Dickinson, Jennifer (2007) Placing transnational migration: The circulation of Indian South African narratives of identity and belonging. PhD thesis, University of Leeds.
Traditional nation-based models of citizenship that link belonging to territorial, political, social and cultural membership have been questioned by the transnational approach to migration. However, transnationalism abstracts migrants' experiences outside of the historical-material circumstances of their production and organizes groups into bound categories without engaging in questions of difference and diversity. Although more recent work has attempted to address these concerns through a focus on the governance of migration, 'transnational space' is deployed uncritically without questioning how migration is a contested enterprise grounded in places imbued with territories of meaning. The raised connectivities of globalisation compel us to think more critically about the interactions between migration and places as historicized outcomes of difference and an ongoing record of muldscalar and intersecting social processes. By taking the "places" of transnational fields seriously as a Lefebvrian synthetic third term that is neither wholly political-economic nor fully personal,I draw attention to the syntheses of difference in the personal, political, historical and material conditions of existence,all of which are underpinned by the inseparable circulation of symbols, materiality and policies. The case of Indians in South Africa challenges us to reconsider our conceptualizations of transnational identities and communities. The economic, demographic and cultural make-up of the Indian population in Durban and their embeddedness in the history of South Africa provides rich material for the study of the overlapping spheres of personal and political transnational life. My examination of the transnational practices of Indo-South Africans in the context of South Africa has opened up transnationalism in three ways. First, I provide a critical reading of identity by juxtaposing the production and circulation of the signs of an authentic Indo-South African transnational identity through 'cultural brokers' with accounts of the material practices of transnationalism. Second, I show how the transnational identities of Indo-South Africans are defined not only against India, but are made relevant to a South African national citizenship that is located both in 'national' space and in other fractured regional and international spaces of development. Finally, I explore the uneven geographies that accompany India's recent dual citizenship provisions to show how transnational governance by states is contingent upon place. By unpacking the multiplicity and contingencies within transnational. places, I investigate the fragmentations and contestations of transnational identity and belonging.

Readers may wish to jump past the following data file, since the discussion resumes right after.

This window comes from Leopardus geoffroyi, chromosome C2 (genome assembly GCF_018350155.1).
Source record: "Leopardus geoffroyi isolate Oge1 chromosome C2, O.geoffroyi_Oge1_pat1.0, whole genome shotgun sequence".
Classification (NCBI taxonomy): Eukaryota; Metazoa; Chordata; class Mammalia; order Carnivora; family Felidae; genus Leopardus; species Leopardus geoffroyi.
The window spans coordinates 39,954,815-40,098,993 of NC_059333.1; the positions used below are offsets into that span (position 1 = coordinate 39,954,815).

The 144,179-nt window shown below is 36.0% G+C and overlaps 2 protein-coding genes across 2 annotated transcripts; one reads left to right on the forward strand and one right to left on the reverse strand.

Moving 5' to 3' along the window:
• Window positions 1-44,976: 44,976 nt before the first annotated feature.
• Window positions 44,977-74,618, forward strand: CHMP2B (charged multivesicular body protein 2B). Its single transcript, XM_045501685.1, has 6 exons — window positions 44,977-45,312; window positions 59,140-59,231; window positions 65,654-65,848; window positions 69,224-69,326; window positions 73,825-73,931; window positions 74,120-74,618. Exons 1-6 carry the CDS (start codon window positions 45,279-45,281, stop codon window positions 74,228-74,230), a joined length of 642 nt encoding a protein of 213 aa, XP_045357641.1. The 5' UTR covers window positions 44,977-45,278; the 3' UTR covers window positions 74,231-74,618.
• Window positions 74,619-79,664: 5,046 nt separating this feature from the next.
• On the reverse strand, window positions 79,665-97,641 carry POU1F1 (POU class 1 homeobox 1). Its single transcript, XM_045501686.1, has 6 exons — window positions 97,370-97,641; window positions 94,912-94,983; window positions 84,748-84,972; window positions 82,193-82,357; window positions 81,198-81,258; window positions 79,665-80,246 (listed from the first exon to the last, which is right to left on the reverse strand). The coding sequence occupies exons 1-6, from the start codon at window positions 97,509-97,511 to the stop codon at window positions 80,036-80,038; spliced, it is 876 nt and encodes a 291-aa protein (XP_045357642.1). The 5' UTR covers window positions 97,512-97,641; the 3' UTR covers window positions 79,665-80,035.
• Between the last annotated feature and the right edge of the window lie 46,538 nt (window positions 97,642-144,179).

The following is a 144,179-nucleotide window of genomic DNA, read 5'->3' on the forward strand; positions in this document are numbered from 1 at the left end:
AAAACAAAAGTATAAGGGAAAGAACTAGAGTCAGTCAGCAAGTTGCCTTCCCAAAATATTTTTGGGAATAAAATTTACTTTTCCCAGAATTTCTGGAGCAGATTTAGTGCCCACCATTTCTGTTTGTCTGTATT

|Item Type:||Thesis (PhD)|
|Department:||The University of Leeds > Faculty of Environment (Leeds) > School of Geography (Leeds)|
|Identification Number/EthosID (e.g. uk.bl.ethos.123456):||uk.bl.ethos.487527|
|Deposited By:||Ethos Import|
|Deposited On:||07 Jan 2010 13:25|
|Last Modified:||07 Jan 2010 13:25|
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